CNN's Cafferty Rehashes Conspiracy Theory on Gas Prices, Elections
Maybe it could be called “The Conspiracy Hour with Jack Cafferty.” On the September 2 “In the Money,” the program’s host recycled his theory that gas prices are dropping because of scheming oil companies.
“You know, if you were a real cynic, you could also wonder if the oil companies might not be pulling the price of gas down to help the Republicans get re-elected in the midterm elections a couple of months away,” Cafferty suggested just a few days earlier on the August 30 “Situation Room.”
“In the Money” contributor Jennifer Westhoven reminded Cafferty of his August 30 comments and suggested he rehash his “cynicism about the election” for the “In the Money” audience.
“Certainly the thought had crossed my mind. I mean, the oil companies have a vested interest in seeing that the Republicans remain in control of the federal government,” Cafferty answered Westhoven, before adding facetiously, “They wouldn't pull prices down before the mid-terms now, would they?” he added over laughter from his fellow panelists.
Later on, Cafferty returned to actual supply and demand considerations driving the price, which prompted contributor and Fortune magazine editor Andy Serwer to offer a gloomy prediction. Suggesting the price drop was only a “blip,” Serwer warned that political crises stemming from Iran, Venezuela, or Nigeria “could erupt or turn bad or anything at any point” or that the hurricane season might take a turn for the worse.
At no point in their look at gas prices did the “In the Money” crew seek the opinion of oil analysts, although Serwer confidently pointed to “the folks at the Chrysler Corporation” who “seem to be suggesting” gas prices will “stay up for a while.” Serwer also scoffed at others who “think they’re going back to $2,” adding, “I’m not one of them.”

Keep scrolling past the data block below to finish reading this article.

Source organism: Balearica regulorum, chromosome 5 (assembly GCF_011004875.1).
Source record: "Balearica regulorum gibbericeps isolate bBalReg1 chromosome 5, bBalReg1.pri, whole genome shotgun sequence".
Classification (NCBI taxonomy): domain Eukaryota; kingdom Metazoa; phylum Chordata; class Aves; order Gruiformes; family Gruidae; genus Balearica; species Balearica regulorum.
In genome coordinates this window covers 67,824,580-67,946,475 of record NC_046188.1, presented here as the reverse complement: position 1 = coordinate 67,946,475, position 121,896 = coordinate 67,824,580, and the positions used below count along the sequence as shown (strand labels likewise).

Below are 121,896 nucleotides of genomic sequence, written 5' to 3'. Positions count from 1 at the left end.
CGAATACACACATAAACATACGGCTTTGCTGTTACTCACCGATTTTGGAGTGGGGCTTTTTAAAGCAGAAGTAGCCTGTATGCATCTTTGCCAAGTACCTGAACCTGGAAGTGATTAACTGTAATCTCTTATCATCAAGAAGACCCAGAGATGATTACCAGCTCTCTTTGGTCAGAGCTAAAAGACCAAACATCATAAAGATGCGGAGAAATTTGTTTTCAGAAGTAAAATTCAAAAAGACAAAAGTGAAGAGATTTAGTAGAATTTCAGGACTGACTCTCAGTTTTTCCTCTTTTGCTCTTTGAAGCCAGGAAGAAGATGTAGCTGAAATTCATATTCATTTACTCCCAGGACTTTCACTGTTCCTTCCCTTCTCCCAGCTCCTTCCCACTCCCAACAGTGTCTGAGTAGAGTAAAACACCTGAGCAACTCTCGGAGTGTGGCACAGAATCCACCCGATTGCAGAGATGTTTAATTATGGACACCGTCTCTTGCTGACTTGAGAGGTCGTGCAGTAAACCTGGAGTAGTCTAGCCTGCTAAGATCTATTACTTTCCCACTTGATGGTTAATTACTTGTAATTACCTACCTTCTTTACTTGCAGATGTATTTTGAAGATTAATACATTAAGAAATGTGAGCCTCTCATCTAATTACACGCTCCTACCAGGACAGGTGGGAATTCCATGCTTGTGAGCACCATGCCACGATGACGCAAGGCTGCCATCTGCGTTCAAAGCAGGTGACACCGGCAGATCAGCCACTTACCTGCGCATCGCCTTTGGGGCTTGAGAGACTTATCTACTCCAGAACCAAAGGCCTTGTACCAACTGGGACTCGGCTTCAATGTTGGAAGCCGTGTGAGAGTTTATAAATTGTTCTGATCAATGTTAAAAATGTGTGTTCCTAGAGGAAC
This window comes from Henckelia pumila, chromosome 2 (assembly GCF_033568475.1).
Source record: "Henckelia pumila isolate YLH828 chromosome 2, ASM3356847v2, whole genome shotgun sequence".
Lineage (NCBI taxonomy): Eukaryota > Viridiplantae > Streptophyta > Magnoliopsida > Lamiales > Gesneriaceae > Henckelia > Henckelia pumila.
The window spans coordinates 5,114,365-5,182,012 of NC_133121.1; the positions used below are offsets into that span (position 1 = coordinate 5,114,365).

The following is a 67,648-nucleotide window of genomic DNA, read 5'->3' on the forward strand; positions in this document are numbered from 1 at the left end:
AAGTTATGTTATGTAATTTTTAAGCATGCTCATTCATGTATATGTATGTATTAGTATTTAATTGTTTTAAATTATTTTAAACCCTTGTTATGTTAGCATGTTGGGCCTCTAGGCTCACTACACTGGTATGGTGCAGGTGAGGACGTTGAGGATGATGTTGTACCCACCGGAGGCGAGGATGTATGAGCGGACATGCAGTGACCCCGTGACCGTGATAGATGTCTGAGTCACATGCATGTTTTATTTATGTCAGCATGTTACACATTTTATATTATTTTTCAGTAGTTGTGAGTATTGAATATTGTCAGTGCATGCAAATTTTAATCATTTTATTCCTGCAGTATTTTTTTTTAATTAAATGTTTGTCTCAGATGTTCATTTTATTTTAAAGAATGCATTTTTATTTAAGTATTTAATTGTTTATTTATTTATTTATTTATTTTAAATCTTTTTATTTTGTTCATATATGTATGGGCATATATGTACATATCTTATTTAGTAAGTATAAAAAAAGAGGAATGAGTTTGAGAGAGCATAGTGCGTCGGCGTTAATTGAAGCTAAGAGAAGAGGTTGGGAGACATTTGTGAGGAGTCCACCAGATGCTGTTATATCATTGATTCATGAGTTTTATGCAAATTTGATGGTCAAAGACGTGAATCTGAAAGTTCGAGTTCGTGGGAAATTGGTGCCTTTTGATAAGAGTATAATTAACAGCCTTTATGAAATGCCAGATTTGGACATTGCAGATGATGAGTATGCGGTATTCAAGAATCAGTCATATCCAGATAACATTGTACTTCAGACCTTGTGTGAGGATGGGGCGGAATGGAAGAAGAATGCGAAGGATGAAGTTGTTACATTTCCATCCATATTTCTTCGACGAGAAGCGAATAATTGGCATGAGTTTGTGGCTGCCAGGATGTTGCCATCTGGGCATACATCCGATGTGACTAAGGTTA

While the “American Morning” business contributor didn’t name names on the $2 prediction, he appears to be misquoting oil experts.
“We'll be closer to $2 than $3 come Thanksgiving,” reporter James Healey quoted the Oil Price Information Service’s (OPIS) Fred Rozell in the August 30 paper. That would suggest gas price averaging below $2.50, not necessarily at or near the $2-a-gallon mark.
A September 5 article by Associated Press reporter Brad Foss similarly noted that “most analysts” believe achieving $2-a-gallon prices “is unlikely and would entail a major slowdown in the economy, if not a downright recession” but that it’s more likely “that retail gasoline prices will slide to about $2.50 a gallon by winter – and then head higher again early next year.” The average per gallon price for gasoline has dropped 30 cents in the past month, to $2.73.
The Business & Media Institute has varying coverage of price drops by other media outlets. On the August 31 “Early Show,” CBS’s Harry Smith remarked that the media months ago were “screaming with our hair on fire” about then-rising gas prices while a day earlier, NBC’s Kevin Tibbles shrugged off the downward trend, focusing his August 30 report on Chrysler’s “wake-up” call from CEO Tom LaSorda who is planning for gas prices in the “$3-to$4-a-gallon” range.